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Memory care residents require a different approach

[caption id="attachment_6387" align="aligncenter" width="1306"] Activities assistant Mandy Blackmon and Norma Sutton, a resident in memory care, arrange some silk tulips.[/caption]

As anyone who works with people with dementia knows, you’ve got to know how to enter their world. For more than three years, that’s what Mandy Blackmon has learned to do as the activities assistant for our memory care neighborhood.

It’s Mandy’s job to plan activities for our memory care residents and discover what they enjoy or respond to. That can be difficult for people with Alzheimer’s disease and other forms of dementia, so Mandy often speaks with family members to learn about hobbies, music and other things their loved ones have enjoyed in the past.

“I have felt at home there from day one,” Mandy said. “It’s not for everybody. I have always felt like it’s a joy and a challenge to try to tap into the interests of residents.”

Before coming to Farmington Presbyterian Manor, Mandy had never worked in long-term care. But she had always wanted to work with seniors. Now, she said, she loves to hear residents tell her stories about growing up, or about their families, and to watch them light up when they do.

Group activities can be challenging for people with dementia, so often Mandy and the nursing staff are participating with just one or two residents at a time. They might listen to music or do manicures. Two women love to paint pictures. When it’s warm outside, they can work in the garden, shuck corn, snap beans and plant flowers.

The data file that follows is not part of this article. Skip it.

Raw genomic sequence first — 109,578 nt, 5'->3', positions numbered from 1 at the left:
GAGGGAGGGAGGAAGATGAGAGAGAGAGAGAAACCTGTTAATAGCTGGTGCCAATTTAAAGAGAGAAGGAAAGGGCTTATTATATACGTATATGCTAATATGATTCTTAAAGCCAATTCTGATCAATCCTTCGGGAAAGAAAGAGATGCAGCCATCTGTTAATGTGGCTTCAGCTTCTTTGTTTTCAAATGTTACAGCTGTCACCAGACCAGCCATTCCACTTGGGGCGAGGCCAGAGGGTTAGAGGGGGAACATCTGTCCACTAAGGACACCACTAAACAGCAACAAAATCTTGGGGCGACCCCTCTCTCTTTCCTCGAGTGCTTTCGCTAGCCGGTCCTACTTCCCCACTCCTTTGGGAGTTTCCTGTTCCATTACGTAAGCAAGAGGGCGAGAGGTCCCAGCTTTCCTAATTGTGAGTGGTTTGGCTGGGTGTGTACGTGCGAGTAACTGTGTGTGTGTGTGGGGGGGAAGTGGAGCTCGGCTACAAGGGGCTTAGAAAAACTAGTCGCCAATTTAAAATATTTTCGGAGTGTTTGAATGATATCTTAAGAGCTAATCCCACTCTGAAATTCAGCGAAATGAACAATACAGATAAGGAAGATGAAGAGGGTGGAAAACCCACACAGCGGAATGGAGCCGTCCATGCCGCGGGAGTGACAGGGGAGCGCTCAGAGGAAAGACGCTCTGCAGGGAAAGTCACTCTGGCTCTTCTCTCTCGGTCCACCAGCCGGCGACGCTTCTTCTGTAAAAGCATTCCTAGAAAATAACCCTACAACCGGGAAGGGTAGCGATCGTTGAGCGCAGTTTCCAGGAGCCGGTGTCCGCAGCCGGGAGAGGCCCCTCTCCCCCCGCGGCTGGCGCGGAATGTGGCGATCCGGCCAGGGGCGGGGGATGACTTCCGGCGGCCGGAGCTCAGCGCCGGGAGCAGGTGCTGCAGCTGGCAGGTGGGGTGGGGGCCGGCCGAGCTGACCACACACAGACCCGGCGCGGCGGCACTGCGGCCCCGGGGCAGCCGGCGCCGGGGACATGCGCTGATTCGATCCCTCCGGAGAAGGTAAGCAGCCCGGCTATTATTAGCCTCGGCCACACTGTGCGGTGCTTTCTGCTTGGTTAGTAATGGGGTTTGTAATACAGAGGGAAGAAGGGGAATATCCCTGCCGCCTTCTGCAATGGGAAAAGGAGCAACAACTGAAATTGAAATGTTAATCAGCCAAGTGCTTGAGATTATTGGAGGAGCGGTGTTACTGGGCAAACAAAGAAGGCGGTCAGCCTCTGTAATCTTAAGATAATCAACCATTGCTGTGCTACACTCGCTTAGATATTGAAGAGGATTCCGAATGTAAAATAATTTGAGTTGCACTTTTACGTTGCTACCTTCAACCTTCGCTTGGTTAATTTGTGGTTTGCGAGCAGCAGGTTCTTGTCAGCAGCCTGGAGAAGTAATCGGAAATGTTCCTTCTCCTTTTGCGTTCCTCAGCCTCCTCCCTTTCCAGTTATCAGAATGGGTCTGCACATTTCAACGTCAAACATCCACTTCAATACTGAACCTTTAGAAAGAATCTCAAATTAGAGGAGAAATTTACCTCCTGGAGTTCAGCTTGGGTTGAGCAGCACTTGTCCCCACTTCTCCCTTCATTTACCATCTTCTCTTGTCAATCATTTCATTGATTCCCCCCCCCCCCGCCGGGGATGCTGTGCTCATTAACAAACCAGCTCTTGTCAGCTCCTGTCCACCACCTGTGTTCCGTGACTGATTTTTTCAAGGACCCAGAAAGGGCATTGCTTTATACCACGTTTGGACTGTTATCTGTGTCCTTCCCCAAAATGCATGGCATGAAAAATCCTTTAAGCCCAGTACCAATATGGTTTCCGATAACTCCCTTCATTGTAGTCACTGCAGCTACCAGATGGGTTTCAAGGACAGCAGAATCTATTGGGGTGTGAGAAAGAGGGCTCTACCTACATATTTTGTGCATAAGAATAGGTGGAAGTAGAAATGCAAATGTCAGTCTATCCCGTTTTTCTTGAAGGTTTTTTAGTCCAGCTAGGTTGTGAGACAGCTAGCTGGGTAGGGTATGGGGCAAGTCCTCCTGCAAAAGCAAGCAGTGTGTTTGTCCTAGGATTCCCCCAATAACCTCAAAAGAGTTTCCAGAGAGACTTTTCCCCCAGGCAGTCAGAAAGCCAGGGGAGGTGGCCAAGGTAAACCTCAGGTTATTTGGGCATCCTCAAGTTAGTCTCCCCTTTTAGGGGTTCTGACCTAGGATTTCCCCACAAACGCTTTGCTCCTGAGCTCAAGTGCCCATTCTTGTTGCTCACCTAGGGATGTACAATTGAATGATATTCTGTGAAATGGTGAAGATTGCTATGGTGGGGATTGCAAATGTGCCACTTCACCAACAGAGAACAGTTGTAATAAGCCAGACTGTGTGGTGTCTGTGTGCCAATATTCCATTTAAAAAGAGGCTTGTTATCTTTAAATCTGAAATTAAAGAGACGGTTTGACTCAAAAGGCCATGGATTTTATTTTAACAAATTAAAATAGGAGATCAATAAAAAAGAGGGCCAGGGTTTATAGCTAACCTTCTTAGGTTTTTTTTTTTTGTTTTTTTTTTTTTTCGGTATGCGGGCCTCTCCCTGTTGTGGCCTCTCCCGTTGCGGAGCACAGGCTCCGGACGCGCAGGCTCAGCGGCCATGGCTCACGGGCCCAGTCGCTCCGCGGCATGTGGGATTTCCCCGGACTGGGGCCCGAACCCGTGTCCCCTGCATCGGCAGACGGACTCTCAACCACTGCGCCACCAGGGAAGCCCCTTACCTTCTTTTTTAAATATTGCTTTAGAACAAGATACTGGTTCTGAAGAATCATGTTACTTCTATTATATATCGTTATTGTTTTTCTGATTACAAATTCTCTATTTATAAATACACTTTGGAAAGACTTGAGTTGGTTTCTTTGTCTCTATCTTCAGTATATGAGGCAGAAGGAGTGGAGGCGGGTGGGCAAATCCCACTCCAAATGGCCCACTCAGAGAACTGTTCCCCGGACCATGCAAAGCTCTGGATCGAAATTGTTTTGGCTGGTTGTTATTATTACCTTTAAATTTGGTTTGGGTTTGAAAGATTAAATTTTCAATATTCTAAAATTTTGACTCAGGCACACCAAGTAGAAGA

“Nobody wants to think their loved one is just put in a chair and left to sit there all day. I want to let them know they still have so much worth and goodness,” Mandy said.

The residents become like a family of their own, and Mandy said sometimes their favorite thing is to have coffee together and bring out their own family photos to share. There are magazines with stories from the 1950s and ‘60s that serve as conversation starters, too. Music also reaches many residents when words and actions cannot. A woman visits regularly to play piano for them, and many will start singing along to old songs they recognize.

The memory care staff is like a family, too, Mandy said. “I wouldn’t want to be anywhere else. I am proud to be a part of that team. Seeing the compassion and the love our aides and nurses have for them is awesome.”

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